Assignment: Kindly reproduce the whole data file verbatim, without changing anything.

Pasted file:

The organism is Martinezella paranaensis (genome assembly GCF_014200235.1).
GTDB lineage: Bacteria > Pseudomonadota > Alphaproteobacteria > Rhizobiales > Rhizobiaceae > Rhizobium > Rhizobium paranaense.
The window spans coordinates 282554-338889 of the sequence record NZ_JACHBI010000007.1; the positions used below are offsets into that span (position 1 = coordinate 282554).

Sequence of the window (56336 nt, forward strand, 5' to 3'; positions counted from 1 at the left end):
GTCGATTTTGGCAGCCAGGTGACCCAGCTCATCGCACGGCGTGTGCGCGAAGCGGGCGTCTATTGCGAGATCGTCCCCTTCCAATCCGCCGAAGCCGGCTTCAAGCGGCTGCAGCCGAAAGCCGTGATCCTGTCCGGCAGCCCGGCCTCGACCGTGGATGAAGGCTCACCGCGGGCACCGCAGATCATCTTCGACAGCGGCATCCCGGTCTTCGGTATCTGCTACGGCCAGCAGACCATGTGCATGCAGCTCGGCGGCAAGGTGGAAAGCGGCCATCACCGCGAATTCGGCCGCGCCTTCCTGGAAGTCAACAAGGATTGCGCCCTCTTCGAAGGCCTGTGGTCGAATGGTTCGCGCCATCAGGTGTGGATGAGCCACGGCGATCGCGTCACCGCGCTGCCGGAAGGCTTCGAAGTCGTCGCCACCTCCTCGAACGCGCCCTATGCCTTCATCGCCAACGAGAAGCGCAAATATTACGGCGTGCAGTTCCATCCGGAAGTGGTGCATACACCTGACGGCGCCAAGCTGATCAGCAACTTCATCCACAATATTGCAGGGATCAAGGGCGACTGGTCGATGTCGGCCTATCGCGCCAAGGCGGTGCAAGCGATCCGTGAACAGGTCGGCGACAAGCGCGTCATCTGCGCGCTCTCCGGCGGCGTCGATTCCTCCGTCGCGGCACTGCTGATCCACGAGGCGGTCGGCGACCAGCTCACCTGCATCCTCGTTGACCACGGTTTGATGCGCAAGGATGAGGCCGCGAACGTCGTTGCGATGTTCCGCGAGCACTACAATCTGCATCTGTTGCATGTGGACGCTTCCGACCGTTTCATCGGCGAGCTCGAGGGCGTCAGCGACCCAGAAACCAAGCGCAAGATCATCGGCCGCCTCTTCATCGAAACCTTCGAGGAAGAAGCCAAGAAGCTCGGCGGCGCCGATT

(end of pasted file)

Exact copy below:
The organism is Martinezella paranaensis (genome assembly GCF_014200235.1).
GTDB lineage: Bacteria > Pseudomonadota > Alphaproteobacteria > Rhizobiales > Rhizobiaceae > Rhizobium > Rhizobium paranaense.
The window spans coordinates 282554-338889 of the sequence record NZ_JACHBI010000007.1; the positions used below are offsets into that span (position 1 = coordinate 282554).

Sequence of the window (56336 nt, forward strand, 5' to 3'; positions counted from 1 at the left end):
GTCGATTTTGGCAGCCAGGTGACCCAGCTCATCGCACGGCGTGTGCGCGAAGCGGGCGTCTATTGCGAGATCGTCCCCTTCCAATCCGCCGAAGCCGGCTTCAAGCGGCTGCAGCCGAAAGCCGTGATCCTGTCCGGCAGCCCGGCCTCGACCGTGGATGAAGGCTCACCGCGGGCACCGCAGATCATCTTCGACAGCGGCATCCCGGTCTTCGGTATCTGCTACGGCCAGCAGACCATGTGCATGCAGCTCGGCGGCAAGGTGGAAAGCGGCCATCACCGCGAATTCGGCCGCGCCTTCCTGGAAGTCAACAAGGATTGCGCCCTCTTCGAAGGCCTGTGGTCGAATGGTTCGCGCCATCAGGTGTGGATGAGCCACGGCGATCGCGTCACCGCGCTGCCGGAAGGCTTCGAAGTCGTCGCCACCTCCTCGAACGCGCCCTATGCCTTCATCGCCAACGAGAAGCGCAAATATTACGGCGTGCAGTTCCATCCGGAAGTGGTGCATACACCTGACGGCGCCAAGCTGATCAGCAACTTCATCCACAATATTGCAGGGATCAAGGGCGACTGGTCGATGTCGGCCTATCGCGCCAAGGCGGTGCAAGCGATCCGTGAACAGGTCGGCGACAAGCGCGTCATCTGCGCGCTCTCCGGCGGCGTCGATTCCTCCGTCGCGGCACTGCTGATCCACGAGGCGGTCGGCGACCAGCTCACCTGCATCCTCGTTGACCACGGTTTGATGCGCAAGGATGAGGCCGCGAACGTCGTTGCGATGTTCCGCGAGCACTACAATCTGCATCTGTTGCATGTGGACGCTTCCGACCGTTTCATCGGCGAGCTCGAGGGCGTCAGCGACCCAGAAACCAAGCGCAAGATCATCGGCCGCCTCTTCATCGAAACCTTCGAGGAAGAAGCCAAGAAGCTCGGCGGCGCCGATT